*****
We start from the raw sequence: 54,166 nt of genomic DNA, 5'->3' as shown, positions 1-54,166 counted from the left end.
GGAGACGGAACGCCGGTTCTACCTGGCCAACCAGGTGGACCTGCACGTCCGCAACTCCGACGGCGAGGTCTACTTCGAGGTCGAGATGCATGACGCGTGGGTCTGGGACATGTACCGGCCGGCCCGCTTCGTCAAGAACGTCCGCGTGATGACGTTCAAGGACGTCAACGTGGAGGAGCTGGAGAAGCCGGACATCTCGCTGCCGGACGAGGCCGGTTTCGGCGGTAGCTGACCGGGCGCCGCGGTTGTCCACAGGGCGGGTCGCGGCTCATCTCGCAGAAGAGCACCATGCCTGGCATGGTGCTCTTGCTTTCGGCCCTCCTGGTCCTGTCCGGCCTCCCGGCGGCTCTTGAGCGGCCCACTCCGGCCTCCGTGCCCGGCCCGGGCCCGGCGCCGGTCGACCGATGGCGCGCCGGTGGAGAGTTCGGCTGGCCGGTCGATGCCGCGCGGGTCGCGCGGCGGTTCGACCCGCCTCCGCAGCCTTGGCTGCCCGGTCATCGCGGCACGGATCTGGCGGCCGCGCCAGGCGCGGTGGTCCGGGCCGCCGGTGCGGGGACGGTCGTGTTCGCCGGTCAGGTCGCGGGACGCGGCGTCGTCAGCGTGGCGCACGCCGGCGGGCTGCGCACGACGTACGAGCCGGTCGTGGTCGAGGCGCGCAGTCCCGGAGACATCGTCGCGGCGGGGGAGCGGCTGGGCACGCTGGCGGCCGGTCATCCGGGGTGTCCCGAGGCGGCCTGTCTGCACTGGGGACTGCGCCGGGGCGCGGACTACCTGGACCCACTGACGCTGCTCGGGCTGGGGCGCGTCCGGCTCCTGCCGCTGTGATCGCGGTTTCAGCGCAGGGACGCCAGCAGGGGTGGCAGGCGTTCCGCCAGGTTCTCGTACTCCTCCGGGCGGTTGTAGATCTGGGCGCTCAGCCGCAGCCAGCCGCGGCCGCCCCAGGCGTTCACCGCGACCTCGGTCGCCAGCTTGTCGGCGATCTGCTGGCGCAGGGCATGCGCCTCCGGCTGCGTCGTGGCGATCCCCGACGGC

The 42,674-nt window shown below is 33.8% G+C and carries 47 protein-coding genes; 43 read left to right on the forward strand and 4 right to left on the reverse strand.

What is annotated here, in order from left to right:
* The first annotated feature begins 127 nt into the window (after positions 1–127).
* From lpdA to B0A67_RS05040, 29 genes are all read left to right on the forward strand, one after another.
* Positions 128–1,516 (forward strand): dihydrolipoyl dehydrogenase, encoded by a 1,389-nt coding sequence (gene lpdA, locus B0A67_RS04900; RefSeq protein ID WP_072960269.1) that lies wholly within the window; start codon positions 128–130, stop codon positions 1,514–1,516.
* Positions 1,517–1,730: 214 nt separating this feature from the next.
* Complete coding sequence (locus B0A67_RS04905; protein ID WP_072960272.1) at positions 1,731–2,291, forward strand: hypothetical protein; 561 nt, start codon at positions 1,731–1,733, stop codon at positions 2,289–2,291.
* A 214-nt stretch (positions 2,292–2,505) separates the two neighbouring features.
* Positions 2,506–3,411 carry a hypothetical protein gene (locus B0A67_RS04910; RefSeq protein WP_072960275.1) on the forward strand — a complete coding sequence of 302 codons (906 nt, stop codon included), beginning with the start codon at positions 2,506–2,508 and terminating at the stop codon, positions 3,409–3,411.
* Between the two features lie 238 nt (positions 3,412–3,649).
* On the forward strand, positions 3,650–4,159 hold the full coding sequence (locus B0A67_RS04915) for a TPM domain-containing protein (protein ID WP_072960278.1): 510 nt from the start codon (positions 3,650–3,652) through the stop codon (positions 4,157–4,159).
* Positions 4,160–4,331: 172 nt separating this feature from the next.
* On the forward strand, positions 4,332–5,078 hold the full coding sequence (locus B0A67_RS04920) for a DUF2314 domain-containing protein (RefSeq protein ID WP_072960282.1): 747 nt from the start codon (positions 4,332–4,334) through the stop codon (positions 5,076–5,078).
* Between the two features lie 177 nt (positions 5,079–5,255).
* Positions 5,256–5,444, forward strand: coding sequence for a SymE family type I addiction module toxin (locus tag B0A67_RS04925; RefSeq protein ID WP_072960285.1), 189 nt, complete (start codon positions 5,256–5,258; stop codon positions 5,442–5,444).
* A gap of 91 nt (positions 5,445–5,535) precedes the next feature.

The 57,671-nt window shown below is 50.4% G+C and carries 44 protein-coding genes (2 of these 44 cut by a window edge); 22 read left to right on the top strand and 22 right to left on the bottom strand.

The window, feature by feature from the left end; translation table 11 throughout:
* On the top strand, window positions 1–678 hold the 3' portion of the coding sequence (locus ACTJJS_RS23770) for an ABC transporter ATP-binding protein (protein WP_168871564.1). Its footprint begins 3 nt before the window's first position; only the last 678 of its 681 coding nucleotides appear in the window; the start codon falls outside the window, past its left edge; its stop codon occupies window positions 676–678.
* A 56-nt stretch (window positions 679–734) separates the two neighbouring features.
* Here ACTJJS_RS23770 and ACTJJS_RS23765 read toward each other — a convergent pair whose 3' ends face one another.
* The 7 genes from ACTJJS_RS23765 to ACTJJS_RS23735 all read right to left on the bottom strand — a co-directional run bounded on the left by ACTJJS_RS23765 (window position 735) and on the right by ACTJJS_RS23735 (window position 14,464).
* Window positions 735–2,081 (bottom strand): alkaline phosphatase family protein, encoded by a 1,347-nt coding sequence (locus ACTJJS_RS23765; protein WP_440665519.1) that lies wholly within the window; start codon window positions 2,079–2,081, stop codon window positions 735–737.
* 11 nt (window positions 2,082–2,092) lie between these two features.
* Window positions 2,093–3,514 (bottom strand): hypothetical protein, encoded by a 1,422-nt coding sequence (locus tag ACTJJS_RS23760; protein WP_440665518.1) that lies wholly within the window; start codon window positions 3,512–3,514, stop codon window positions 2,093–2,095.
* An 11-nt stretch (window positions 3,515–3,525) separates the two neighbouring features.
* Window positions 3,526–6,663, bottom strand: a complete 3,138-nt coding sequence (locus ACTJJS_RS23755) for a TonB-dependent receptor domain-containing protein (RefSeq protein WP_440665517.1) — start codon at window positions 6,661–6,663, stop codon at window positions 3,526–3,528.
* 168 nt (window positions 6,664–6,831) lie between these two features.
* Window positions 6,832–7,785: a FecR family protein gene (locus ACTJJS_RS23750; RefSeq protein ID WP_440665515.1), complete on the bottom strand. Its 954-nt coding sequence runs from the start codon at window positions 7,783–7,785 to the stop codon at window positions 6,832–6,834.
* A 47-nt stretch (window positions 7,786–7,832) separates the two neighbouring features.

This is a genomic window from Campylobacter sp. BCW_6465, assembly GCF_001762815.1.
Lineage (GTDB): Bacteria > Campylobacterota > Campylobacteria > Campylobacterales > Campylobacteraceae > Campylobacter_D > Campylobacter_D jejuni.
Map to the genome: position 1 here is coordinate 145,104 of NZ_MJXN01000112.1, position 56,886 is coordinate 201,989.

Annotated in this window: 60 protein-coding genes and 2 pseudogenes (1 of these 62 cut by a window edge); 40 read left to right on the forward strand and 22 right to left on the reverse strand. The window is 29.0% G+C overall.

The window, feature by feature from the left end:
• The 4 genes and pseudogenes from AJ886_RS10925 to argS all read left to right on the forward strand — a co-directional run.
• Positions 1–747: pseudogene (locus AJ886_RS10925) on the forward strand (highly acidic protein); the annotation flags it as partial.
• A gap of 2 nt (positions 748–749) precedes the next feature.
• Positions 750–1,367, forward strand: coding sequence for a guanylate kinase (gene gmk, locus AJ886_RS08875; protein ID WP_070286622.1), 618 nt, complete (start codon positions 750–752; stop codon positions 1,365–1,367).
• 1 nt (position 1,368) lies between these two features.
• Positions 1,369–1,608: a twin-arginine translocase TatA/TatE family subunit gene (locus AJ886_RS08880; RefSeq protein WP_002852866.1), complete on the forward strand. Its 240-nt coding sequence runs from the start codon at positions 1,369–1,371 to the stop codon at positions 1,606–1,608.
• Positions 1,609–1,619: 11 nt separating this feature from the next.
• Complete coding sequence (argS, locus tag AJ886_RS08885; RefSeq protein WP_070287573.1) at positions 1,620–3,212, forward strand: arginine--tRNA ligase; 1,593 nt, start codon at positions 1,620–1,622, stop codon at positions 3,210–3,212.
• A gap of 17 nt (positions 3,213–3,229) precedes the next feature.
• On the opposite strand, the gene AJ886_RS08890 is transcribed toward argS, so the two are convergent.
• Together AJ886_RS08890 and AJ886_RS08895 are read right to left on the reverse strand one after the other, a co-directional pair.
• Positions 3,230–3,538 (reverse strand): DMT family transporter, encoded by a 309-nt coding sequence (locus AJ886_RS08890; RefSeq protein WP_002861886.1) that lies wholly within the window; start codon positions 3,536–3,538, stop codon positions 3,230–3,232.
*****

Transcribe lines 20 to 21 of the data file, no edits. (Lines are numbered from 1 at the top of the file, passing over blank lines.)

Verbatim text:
The window, feature by feature from the left end; translation table 11 throughout:
* On the top strand, window positions 1–678 hold the 3' portion of the coding sequence (locus ACTJJS_RS23770) for an ABC transporter ATP-binding protein (protein WP_168871564.1). Its footprint begins 3 nt before the window's first position; only the last 678 of its 681 coding nucleotides appear in the window; the start codon falls outside the window, past its left edge; its stop codon occupies window positions 676–678.